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Oyster watch

Our underwater cameras have captured some exciting video footage from our oyster nurseries, teaming with life and supporting an incredible range of species. Now we need your help to monitor our oyster nurseries!

We would like you to watch the video clip and tell us about what you've seen

We have put together some information which will help you to identify some of the species you might see in the video!

    How many different fish species did you see?
    None1-34-6More than 6

    Please select the species you saw in the video:
    European eelSea bass15-spined sticklebackCommon prawnCommon shore crabBaked bean ascidianMulletOther (please specify)

    Did you see anything particularly interesting?
    Fish foraging behaviourSpecies seeking refuge in reefOther (please specify)

    Here are some of the species you might be able to spot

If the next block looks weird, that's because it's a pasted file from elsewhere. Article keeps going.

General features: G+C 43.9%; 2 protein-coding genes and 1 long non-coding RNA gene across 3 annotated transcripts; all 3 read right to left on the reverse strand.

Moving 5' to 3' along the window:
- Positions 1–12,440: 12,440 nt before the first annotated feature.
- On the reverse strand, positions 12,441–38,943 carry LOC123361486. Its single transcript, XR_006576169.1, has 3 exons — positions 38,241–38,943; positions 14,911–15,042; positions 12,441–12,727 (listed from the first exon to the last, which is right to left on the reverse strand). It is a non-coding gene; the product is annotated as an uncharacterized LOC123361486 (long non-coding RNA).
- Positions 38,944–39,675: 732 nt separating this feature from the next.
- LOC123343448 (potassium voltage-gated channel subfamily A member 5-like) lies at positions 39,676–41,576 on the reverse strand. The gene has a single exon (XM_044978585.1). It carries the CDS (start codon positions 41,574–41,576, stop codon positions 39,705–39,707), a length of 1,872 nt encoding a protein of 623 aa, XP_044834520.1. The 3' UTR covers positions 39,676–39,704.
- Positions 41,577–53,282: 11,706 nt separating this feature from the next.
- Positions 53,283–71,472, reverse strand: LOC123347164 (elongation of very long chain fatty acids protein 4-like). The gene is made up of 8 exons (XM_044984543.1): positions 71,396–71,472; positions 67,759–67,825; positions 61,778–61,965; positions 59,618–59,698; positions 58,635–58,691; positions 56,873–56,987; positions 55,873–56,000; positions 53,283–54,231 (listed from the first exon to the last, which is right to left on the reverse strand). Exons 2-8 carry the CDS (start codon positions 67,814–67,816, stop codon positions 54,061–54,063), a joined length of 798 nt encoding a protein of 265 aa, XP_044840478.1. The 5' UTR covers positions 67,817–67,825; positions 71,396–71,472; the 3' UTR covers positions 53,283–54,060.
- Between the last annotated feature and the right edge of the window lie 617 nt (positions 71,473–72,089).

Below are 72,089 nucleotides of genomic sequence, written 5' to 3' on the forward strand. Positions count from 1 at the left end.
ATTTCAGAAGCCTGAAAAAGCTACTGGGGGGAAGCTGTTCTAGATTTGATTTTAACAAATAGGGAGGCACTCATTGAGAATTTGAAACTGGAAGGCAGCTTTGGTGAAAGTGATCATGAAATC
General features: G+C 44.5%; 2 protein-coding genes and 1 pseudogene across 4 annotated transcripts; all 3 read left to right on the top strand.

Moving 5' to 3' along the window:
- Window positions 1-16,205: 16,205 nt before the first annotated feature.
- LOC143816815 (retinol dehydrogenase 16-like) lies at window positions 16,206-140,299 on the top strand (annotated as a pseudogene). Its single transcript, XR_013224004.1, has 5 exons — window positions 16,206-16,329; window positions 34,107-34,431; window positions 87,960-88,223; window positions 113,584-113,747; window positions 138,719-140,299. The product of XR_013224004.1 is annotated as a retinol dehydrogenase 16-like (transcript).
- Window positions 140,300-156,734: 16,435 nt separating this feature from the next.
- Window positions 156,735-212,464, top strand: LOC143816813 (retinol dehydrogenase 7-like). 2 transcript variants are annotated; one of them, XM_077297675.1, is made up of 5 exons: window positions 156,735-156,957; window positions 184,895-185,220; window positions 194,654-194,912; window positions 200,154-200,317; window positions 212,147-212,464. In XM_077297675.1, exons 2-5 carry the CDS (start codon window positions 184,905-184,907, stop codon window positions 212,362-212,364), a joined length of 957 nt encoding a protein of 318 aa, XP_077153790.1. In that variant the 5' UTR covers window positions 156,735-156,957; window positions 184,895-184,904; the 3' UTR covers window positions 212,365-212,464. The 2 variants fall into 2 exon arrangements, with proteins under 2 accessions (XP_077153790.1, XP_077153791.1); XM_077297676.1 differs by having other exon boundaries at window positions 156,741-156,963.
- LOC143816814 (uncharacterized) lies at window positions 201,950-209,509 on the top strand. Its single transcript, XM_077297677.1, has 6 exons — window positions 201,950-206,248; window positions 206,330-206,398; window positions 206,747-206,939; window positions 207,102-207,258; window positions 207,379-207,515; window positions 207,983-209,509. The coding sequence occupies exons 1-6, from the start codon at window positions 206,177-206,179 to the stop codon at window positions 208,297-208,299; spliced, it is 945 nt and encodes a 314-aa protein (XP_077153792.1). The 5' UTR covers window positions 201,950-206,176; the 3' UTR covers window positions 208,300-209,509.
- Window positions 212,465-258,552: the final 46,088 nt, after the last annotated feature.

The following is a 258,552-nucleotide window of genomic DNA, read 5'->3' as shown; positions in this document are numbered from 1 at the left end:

European eel

    © Luke Helmer

    Snake-like elongated fish with one pair of small pectoral fins and cylindrical body.

    Sea bass (European Bass)

    © Luke Helmer

    Sleek streamlined body with distinct silver scales and straight lateral line.

    15-spined stickleback

    © Luke Helmer

    Slender, elongate body narrowing before the tail fin. Brown/Olive body which is paler below with 14-17 spines in front of the dorsal fin.

    Common Prawn

    © Luke Helmer

    Cylindrical body – Usually transparent with brown/yellow/pink stripes, two small claws on the front legs.

    Common shore crab

    © Luke Helmer

    Usually green/brown but juveniles can be orange/red. Carapace has five ‘teeth’ on either side of the eyes.

    Baked bean ascidian

    © Luke Helmer

    Reddish-brown sea squirt, usually with a maximum length of 2 cm and 1.5 cm in diameter.

    Blue Mussel

    © Image: Good Free Photos

    Smooth shell, variable in colour but usually purple/blue and sometimes brown.

    Grey Mullet

    © Roberto Pillon, Chelon labrosus

    Plump, silvery fish with large scales and flat wide mouths. There are three main species found in the UK; Thin-lipped, Thick-lipped, and the smallest, the golden grey mullet.